As I look at the videotapes of Terri interacting with her mother, responding to music, attempting to answer her mother, the questions become even more important. I defy anyone who looks at them to make the determination that this woman must be starved to death.

Now the question of the propriety of Federal intervention has been raised. I listened with great interest to last night’s house debate. I wish I could have taken more comfort from what I heard, but I have to admit that, in the end, all Terri Schiavo was granted was a stay of execution. There was not one politician from my political party’s side of the aisle who said they really knew what to do or what they would do in the same circumstance. Yet, a substantial number of them made impassioned pleas for the current status quo. John Lewis of Georgia said that this was a states’ rights issue and the Federal government should not intervene. Mel Watt of North Carolina said he was at a loss to understand why the Congress should pay so much attention to one woman when there were thousands upon thousands that the Republicans were starving in this country through neglect.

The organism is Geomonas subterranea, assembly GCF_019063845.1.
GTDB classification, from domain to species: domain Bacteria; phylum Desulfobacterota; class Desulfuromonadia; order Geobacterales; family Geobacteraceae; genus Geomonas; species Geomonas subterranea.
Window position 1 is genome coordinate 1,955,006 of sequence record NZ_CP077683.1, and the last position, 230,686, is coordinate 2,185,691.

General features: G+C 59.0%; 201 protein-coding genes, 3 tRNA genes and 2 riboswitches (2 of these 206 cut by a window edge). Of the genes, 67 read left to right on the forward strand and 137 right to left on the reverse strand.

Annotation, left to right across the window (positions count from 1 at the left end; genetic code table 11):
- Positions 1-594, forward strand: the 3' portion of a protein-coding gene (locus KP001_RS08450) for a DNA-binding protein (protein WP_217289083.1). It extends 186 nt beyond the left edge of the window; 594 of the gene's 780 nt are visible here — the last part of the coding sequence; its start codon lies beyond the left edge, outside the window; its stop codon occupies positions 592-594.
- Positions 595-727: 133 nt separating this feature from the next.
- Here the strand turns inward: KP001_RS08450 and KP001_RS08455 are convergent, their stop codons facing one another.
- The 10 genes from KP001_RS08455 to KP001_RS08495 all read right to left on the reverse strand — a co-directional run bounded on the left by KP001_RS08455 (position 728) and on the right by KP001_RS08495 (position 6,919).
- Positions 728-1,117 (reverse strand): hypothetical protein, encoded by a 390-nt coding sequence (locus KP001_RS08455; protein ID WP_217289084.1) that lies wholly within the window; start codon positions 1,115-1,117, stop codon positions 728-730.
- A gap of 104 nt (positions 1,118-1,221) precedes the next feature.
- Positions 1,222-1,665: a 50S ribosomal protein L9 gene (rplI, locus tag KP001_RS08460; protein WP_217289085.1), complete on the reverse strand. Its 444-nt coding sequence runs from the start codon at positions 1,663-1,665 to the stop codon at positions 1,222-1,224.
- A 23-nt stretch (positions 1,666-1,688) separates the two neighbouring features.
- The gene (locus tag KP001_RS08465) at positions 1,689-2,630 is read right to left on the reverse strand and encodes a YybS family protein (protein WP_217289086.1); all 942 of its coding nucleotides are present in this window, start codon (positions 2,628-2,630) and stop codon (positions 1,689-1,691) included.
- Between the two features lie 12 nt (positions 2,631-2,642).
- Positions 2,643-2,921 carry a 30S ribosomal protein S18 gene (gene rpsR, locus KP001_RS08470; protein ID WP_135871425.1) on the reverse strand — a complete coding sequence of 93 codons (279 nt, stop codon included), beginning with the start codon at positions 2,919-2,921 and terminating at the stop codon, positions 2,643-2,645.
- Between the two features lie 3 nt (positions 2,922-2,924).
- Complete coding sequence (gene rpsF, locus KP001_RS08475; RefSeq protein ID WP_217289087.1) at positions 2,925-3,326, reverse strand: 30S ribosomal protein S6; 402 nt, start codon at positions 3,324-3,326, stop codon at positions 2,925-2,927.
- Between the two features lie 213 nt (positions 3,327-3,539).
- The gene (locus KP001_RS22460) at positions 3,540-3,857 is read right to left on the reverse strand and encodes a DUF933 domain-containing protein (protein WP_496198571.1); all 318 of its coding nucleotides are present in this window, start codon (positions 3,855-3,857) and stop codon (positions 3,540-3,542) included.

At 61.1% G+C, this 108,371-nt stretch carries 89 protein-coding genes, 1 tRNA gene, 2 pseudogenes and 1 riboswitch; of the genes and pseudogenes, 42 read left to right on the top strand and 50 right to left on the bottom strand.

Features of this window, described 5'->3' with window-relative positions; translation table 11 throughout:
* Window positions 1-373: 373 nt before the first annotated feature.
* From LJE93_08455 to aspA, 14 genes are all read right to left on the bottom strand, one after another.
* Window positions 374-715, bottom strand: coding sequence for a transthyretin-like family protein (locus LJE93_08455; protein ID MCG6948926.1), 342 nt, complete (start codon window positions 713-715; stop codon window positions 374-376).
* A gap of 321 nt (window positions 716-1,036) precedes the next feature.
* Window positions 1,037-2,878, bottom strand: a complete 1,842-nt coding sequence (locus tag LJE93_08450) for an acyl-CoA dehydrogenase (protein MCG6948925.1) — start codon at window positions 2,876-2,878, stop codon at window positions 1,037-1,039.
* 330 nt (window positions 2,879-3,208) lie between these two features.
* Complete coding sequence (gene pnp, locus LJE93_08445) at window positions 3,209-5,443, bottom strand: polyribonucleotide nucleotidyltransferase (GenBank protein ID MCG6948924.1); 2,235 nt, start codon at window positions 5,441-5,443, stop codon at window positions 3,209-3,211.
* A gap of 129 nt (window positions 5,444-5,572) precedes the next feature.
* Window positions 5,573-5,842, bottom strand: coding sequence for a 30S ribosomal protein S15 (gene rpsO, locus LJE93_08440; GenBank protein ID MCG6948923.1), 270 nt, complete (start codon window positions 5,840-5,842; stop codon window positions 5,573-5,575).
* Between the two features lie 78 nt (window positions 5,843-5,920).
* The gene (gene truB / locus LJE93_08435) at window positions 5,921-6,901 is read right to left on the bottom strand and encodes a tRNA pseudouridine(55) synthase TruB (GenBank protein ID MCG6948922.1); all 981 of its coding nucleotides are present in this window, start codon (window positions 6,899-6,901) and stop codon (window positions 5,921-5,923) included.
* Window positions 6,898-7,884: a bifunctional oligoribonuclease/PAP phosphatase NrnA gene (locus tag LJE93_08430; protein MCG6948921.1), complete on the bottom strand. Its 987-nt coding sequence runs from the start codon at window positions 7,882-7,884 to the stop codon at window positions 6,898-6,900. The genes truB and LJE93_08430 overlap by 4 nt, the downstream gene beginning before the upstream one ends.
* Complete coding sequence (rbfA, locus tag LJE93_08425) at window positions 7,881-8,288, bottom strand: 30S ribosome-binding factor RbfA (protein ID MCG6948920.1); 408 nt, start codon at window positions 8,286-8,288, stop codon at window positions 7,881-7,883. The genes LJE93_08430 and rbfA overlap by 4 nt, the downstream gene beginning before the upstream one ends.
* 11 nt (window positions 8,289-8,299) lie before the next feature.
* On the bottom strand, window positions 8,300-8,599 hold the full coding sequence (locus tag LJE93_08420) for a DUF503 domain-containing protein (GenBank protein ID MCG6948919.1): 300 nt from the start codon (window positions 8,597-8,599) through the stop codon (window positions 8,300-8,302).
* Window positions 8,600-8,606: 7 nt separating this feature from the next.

How could John Lewis, a veteran of the Civil Rights movement, use the issue of states rights to defend not intervening at the Federal level in this case? Dred Scott, an enslaved human being, was deprived of his rights, declared to be nothing more than property, and told by the nation’s highest court that his assertion that he was a free man by virtue of having lived in Illinois, a free state, for a considerable period of time, wasn’t valid. Citing historic precedent, Justice Nelson, speaking as one of the majority in the Court’s opinion, noted that: